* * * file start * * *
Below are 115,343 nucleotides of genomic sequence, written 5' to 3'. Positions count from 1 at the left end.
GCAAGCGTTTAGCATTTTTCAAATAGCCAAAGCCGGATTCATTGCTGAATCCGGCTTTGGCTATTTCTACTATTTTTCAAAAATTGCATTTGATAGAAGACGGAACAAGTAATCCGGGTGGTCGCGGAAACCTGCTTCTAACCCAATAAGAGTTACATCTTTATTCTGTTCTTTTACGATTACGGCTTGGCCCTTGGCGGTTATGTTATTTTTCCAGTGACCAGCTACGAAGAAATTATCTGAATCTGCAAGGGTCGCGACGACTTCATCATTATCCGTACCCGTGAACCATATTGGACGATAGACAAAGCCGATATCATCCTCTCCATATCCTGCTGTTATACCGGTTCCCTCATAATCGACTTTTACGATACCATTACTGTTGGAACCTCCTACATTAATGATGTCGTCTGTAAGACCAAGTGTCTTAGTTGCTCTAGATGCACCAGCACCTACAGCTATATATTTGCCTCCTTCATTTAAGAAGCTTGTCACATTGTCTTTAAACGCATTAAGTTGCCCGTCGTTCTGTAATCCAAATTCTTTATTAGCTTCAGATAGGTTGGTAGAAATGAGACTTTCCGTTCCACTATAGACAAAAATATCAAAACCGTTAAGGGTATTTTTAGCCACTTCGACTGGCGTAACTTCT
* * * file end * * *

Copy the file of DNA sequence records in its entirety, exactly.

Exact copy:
Below are 115,343 nucleotides of genomic sequence, written 5' to 3'. Positions count from 1 at the left end.
GCAAGCGTTTAGCATTTTTCAAATAGCCAAAGCCGGATTCATTGCTGAATCCGGCTTTGGCTATTTCTACTATTTTTCAAAAATTGCATTTGATAGAAGACGGAACAAGTAATCCGGGTGGTCGCGGAAACCTGCTTCTAACCCAATAAGAGTTACATCTTTATTCTGTTCTTTTACGATTACGGCTTGGCCCTTGGCGGTTATGTTATTTTTCCAGTGACCAGCTACGAAGAAATTATCTGAATCTGCAAGGGTCGCGACGACTTCATCATTATCCGTACCCGTGAACCATATTGGACGATAGACAAAGCCGATATCATCCTCTCCATATCCTGCTGTTATACCGGTTCCCTCATAATCGACTTTTACGATACCATTACTGTTGGAACCTCCTACATTAATGATGTCGTCTGTAAGACCAAGTGTCTTAGTTGCTCTAGATGCACCAGCACCTACAGCTATATATTTGCCTCCTTCATTTAAGAAGCTTGTCACATTGTCTTTAAACGCATTAAGTTGCCCGTCGTTCTGTAATCCAAATTCTTTATTAGCTTCAGATAGGTTGGTAGAAATGAGACTTTCCGTTCCACTATAGACAAAAATATCAAAACCGTTAAGGGTATTTTTAGCCACTTCGACTGGCGTAACTTCT